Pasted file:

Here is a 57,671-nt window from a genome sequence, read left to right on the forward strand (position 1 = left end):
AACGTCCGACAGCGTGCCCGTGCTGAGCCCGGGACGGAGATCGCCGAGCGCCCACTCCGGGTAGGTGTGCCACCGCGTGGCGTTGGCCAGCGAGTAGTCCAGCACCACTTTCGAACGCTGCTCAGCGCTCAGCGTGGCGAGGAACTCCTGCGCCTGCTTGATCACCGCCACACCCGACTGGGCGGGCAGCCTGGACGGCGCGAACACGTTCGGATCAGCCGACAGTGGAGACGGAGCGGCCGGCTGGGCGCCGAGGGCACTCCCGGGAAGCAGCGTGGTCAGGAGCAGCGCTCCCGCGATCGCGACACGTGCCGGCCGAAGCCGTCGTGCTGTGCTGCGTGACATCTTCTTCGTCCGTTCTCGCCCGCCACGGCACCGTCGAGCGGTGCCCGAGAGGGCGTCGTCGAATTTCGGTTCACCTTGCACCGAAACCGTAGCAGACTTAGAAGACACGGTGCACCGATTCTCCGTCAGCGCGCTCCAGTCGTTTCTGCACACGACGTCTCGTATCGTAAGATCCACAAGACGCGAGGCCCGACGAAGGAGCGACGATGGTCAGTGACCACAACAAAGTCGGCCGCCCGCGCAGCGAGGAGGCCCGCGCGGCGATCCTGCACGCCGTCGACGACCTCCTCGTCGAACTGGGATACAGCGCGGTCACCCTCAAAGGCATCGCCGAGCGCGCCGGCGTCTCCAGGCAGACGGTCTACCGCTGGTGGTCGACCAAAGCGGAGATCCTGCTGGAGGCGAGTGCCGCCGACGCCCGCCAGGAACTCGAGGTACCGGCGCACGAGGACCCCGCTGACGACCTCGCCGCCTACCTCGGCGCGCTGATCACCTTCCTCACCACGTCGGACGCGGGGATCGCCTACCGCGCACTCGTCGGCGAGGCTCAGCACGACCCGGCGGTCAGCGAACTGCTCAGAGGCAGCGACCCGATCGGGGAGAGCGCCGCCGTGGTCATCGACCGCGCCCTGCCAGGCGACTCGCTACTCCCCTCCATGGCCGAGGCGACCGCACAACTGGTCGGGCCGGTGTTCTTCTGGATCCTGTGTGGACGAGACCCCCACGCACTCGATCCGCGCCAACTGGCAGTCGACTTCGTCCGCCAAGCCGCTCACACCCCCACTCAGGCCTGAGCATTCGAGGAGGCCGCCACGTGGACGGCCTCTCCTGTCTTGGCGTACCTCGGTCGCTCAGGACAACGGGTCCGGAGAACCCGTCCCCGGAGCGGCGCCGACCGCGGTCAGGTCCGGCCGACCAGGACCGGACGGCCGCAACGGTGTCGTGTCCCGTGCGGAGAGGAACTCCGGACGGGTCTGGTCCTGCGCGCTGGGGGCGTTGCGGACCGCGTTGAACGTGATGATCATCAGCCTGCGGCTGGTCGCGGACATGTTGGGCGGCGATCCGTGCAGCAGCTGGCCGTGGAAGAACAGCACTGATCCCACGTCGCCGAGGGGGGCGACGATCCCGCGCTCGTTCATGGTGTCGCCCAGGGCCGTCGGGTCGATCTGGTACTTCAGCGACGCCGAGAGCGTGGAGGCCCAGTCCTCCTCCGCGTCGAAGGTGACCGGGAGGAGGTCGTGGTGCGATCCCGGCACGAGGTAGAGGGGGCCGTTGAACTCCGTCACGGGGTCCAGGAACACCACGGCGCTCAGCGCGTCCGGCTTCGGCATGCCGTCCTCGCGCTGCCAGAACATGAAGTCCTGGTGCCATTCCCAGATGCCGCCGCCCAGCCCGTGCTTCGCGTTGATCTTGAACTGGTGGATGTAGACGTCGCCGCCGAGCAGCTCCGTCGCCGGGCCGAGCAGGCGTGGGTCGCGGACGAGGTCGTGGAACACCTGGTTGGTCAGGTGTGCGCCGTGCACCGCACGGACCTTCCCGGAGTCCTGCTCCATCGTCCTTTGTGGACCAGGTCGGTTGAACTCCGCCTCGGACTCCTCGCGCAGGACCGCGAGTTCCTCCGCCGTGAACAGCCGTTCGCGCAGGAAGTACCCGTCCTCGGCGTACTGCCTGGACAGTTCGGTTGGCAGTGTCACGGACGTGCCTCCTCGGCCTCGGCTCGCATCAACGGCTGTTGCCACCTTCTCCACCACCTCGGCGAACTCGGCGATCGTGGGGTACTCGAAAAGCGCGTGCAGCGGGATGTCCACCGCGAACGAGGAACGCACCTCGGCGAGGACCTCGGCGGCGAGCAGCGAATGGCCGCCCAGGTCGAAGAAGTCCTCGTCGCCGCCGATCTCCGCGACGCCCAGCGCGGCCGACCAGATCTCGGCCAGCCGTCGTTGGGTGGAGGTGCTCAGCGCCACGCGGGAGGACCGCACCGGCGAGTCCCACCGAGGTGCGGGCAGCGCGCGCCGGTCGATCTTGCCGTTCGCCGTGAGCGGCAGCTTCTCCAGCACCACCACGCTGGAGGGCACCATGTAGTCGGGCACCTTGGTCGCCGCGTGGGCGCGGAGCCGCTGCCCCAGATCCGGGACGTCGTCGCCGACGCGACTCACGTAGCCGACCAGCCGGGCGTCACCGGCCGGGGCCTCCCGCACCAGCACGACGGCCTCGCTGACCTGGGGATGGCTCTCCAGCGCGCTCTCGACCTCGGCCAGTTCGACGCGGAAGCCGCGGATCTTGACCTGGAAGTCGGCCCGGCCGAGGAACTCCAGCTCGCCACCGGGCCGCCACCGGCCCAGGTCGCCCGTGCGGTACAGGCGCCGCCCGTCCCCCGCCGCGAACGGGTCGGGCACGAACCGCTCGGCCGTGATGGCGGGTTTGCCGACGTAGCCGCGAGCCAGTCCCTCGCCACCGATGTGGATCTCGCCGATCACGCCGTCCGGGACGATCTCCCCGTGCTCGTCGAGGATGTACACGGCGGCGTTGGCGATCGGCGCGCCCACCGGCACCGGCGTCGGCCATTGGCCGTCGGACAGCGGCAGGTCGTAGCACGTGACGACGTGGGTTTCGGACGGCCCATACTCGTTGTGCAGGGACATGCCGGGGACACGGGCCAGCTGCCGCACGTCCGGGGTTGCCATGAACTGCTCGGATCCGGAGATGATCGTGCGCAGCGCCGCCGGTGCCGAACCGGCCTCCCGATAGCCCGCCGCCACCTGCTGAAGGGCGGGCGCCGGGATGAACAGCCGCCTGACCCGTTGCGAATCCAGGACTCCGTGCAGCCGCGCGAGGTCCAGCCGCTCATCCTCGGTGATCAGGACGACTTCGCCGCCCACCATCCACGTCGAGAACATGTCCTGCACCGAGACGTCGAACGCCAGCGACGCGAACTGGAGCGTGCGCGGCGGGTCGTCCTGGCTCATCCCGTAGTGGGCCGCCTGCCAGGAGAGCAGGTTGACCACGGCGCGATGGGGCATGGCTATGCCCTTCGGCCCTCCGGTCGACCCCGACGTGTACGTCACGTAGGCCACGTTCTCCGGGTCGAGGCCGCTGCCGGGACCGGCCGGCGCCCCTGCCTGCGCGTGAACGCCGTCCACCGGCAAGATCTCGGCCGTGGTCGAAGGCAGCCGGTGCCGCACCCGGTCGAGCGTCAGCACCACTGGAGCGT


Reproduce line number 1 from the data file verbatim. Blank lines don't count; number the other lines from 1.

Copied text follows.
Here is a 57,671-nt window from a genome sequence, read left to right on the forward strand (position 1 = left end):